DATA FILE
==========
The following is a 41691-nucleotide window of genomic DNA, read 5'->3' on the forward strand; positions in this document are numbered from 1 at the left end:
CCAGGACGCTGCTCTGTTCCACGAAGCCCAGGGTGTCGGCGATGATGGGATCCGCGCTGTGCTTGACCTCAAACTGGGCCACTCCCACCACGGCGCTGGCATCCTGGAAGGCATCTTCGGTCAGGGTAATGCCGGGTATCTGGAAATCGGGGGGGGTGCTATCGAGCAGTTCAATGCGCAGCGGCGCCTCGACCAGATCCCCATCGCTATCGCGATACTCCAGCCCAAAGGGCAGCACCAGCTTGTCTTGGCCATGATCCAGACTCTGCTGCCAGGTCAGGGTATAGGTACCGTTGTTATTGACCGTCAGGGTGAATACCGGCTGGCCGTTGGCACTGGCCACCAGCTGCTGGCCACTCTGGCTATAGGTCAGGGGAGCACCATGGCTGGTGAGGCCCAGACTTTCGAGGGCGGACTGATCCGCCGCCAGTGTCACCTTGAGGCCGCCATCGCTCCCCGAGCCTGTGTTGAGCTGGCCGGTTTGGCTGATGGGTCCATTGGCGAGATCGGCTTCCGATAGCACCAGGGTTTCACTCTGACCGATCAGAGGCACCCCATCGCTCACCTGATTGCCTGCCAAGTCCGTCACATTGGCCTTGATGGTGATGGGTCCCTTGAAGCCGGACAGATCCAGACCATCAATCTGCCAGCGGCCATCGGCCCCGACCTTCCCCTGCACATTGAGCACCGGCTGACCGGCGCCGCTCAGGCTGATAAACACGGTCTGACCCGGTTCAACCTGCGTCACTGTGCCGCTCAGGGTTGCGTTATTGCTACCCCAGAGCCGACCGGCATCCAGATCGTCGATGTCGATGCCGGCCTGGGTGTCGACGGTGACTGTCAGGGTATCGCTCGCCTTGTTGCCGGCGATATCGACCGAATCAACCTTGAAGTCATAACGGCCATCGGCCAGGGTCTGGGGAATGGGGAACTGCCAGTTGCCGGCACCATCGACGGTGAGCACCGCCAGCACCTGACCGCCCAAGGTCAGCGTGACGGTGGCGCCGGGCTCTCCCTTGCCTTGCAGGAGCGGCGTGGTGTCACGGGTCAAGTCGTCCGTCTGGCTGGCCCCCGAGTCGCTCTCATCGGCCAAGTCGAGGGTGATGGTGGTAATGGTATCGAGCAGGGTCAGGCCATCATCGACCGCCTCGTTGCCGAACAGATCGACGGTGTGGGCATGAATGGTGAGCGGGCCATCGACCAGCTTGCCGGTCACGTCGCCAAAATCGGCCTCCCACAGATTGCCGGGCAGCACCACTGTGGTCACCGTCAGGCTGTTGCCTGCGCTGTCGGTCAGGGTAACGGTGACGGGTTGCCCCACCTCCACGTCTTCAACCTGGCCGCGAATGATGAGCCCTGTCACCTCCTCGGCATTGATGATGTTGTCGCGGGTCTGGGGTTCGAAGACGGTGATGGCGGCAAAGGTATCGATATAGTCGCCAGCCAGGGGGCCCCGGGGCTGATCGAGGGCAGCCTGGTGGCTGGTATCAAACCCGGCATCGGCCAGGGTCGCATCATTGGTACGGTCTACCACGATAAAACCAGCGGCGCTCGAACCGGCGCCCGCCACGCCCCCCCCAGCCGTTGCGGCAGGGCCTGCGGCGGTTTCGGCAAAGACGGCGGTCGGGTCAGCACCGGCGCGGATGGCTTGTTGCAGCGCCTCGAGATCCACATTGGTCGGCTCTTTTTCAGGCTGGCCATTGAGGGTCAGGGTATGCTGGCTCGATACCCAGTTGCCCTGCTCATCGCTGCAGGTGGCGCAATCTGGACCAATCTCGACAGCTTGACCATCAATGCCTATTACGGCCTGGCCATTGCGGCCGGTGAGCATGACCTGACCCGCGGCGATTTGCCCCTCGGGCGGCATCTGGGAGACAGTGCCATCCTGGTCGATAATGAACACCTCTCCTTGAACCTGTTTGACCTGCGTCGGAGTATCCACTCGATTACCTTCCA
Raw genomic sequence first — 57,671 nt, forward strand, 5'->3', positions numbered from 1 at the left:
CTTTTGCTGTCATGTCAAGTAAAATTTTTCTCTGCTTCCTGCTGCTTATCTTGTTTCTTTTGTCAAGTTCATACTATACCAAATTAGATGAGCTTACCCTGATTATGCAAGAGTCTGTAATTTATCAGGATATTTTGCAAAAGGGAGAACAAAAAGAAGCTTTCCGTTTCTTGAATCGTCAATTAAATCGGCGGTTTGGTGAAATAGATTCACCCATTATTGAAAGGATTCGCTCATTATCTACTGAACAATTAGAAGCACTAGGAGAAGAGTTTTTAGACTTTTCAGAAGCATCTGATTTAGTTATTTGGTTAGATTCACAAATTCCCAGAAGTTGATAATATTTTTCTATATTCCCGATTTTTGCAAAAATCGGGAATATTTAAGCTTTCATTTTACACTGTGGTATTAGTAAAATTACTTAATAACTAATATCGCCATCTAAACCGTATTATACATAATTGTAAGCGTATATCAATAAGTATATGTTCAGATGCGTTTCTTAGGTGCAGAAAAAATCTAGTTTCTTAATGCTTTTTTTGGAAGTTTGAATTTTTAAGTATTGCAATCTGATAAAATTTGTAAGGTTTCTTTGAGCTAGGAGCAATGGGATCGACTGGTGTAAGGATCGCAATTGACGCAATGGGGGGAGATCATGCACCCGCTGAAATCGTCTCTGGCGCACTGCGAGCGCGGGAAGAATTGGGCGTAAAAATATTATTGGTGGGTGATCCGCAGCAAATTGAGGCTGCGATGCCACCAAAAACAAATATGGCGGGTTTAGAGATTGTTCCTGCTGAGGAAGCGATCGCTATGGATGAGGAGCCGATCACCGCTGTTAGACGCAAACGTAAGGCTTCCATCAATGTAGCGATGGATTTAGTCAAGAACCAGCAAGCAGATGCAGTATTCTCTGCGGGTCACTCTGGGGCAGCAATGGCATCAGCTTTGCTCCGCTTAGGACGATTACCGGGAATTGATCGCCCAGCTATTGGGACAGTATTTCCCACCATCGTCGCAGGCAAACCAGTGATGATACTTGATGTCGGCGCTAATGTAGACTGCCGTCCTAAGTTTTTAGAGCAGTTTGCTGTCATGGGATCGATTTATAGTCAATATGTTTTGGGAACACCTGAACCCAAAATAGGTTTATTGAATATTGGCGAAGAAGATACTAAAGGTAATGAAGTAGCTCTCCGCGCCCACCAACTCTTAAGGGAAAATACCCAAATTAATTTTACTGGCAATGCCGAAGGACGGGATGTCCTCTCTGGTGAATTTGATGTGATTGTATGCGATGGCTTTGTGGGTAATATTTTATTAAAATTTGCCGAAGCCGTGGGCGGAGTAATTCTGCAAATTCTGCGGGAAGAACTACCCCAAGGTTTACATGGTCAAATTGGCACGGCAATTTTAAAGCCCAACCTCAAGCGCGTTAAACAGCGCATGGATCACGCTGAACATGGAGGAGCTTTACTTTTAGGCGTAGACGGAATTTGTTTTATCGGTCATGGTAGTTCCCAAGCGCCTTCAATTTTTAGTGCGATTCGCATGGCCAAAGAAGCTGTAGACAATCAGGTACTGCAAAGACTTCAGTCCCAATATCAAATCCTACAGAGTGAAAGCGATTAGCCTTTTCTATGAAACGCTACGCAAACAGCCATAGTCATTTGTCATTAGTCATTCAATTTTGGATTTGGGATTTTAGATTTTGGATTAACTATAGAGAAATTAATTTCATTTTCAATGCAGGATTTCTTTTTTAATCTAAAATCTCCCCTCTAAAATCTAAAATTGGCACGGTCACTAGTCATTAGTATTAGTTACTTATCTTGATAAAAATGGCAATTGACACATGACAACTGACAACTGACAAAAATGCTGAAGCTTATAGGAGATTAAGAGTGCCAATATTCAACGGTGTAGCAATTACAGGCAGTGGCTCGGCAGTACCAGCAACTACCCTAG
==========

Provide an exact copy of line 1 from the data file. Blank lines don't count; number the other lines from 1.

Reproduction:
The following is a 41691-nucleotide window of genomic DNA, read 5'->3' on the forward strand; positions in this document are numbered from 1 at the left end: